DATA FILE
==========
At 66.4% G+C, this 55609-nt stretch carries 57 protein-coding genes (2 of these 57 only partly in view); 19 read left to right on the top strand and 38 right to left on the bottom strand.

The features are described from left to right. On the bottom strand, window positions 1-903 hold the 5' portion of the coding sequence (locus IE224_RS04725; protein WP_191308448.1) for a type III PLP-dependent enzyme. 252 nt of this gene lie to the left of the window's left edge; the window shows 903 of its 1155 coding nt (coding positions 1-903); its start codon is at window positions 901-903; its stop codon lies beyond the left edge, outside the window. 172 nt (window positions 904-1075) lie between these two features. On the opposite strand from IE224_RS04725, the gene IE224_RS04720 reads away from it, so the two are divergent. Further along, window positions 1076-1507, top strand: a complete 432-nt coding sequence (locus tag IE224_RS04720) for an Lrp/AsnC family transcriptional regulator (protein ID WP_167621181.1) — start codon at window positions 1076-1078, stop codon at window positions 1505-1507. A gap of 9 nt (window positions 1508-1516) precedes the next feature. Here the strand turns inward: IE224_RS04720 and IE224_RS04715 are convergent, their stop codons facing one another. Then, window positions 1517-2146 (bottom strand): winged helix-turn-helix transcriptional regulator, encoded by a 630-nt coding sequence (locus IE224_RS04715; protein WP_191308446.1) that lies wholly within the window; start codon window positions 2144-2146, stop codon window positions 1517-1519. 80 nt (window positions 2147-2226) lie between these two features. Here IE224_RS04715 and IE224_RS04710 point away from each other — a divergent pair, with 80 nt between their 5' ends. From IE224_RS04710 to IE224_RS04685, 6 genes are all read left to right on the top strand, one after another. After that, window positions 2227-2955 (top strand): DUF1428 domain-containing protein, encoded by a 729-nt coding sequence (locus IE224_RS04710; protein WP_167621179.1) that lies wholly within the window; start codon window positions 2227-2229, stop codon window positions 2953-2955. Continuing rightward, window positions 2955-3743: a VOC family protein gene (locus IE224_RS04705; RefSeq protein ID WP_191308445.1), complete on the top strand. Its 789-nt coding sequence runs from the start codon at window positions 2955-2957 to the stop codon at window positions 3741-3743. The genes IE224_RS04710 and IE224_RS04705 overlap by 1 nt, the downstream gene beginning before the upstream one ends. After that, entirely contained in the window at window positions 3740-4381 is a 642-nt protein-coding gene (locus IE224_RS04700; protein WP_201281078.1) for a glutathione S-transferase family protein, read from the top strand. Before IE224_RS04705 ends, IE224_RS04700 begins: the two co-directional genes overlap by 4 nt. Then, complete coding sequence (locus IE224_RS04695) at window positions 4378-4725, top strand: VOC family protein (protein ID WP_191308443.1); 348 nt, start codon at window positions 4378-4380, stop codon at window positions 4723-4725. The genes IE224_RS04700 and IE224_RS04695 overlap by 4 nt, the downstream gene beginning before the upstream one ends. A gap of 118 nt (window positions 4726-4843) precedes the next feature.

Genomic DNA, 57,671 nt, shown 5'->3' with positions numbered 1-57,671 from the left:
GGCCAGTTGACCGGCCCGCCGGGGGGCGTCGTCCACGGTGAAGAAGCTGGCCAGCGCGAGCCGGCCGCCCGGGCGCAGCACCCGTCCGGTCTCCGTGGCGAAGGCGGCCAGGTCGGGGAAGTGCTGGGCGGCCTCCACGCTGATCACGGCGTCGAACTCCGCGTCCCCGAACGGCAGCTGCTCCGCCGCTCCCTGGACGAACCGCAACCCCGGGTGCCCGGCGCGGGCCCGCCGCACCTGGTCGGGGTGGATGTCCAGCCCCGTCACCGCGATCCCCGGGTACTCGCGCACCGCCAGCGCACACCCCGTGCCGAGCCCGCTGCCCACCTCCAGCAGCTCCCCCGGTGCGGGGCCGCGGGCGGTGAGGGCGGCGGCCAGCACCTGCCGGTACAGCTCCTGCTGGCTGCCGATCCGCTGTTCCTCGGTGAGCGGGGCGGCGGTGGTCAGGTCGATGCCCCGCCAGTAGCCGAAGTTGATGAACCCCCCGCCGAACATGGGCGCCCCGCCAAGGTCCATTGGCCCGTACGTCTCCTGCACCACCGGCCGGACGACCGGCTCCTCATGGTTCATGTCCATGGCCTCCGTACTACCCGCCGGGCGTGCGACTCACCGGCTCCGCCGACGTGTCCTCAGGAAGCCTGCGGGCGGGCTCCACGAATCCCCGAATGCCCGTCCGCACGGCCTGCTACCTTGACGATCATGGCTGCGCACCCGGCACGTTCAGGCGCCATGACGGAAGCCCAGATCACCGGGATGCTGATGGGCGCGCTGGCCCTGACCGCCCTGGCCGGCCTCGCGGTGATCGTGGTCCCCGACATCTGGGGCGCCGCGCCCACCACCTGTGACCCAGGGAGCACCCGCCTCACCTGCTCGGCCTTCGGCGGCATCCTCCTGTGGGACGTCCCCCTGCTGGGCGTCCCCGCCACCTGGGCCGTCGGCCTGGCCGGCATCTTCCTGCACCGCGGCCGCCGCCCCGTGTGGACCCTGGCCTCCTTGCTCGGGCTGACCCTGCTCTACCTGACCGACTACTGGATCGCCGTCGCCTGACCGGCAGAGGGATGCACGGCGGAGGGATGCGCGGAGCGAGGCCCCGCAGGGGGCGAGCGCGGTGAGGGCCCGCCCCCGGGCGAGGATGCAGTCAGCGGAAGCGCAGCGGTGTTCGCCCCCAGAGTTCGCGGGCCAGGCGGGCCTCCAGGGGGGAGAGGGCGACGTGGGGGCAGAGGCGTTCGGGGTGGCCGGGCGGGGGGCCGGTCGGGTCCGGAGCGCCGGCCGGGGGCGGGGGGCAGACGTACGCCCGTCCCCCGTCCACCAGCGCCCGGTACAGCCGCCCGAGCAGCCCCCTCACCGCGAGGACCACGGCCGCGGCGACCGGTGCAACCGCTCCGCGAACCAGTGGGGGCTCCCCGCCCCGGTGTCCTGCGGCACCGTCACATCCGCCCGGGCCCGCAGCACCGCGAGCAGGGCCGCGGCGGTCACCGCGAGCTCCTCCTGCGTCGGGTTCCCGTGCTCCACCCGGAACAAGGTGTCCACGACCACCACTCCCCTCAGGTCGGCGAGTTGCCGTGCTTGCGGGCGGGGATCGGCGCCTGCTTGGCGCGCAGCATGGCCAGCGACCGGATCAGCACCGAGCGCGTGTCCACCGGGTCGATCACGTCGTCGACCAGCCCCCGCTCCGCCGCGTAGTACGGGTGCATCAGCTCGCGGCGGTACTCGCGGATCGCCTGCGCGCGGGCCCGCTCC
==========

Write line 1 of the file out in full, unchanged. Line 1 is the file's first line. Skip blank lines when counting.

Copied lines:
At 66.4% G+C, this 55609-nt stretch carries 57 protein-coding genes (2 of these 57 only partly in view); 19 read left to right on the top strand and 38 right to left on the bottom strand.